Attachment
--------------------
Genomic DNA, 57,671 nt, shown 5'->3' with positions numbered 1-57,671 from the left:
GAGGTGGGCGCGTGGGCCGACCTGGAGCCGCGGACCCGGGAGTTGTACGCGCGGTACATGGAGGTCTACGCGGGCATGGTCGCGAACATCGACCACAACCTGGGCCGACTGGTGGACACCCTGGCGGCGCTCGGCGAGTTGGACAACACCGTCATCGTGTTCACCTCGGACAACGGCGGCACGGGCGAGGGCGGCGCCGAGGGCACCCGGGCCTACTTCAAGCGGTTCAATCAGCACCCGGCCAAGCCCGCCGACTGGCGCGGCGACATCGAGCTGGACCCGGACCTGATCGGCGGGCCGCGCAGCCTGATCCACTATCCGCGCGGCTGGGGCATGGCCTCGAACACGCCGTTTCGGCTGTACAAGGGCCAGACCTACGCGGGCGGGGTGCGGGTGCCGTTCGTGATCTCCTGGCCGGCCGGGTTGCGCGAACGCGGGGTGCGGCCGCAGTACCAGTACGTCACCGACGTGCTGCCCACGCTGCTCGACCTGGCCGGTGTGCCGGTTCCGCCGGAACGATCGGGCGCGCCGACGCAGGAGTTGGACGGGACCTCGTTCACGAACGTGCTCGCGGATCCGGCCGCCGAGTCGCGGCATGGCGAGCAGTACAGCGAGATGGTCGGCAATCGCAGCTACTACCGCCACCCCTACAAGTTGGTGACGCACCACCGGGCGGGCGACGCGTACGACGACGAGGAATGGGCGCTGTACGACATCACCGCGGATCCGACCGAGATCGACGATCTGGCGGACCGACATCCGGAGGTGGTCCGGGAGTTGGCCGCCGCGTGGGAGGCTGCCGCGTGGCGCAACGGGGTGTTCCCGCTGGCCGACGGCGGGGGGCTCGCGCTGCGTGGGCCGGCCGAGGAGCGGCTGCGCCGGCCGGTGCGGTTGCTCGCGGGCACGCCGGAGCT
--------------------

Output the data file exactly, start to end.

Genomic DNA, 57,671 nt, shown 5'->3' with positions numbered 1-57,671 from the left:
GAGGTGGGCGCGTGGGCCGACCTGGAGCCGCGGACCCGGGAGTTGTACGCGCGGTACATGGAGGTCTACGCGGGCATGGTCGCGAACATCGACCACAACCTGGGCCGACTGGTGGACACCCTGGCGGCGCTCGGCGAGTTGGACAACACCGTCATCGTGTTCACCTCGGACAACGGCGGCACGGGCGAGGGCGGCGCCGAGGGCACCCGGGCCTACTTCAAGCGGTTCAATCAGCACCCGGCCAAGCCCGCCGACTGGCGCGGCGACATCGAGCTGGACCCGGACCTGATCGGCGGGCCGCGCAGCCTGATCCACTATCCGCGCGGCTGGGGCATGGCCTCGAACACGCCGTTTCGGCTGTACAAGGGCCAGACCTACGCGGGCGGGGTGCGGGTGCCGTTCGTGATCTCCTGGCCGGCCGGGTTGCGCGAACGCGGGGTGCGGCCGCAGTACCAGTACGTCACCGACGTGCTGCCCACGCTGCTCGACCTGGCCGGTGTGCCGGTTCCGCCGGAACGATCGGGCGCGCCGACGCAGGAGTTGGACGGGACCTCGTTCACGAACGTGCTCGCGGATCCGGCCGCCGAGTCGCGGCATGGCGAGCAGTACAGCGAGATGGTCGGCAATCGCAGCTACTACCGCCACCCCTACAAGTTGGTGACGCACCACCGGGCGGGCGACGCGTACGACGACGAGGAATGGGCGCTGTACGACATCACCGCGGATCCGACCGAGATCGACGATCTGGCGGACCGACATCCGGAGGTGGTCCGGGAGTTGGCCGCCGCGTGGGAGGCTGCCGCGTGGCGCAACGGGGTGTTCCCGCTGGCCGACGGCGGGGGGCTCGCGCTGCGTGGGCCGGCCGAGGAGCGGCTGCGCCGGCCGGTGCGGTTGCTCGCGGGCACGCCGGAGCT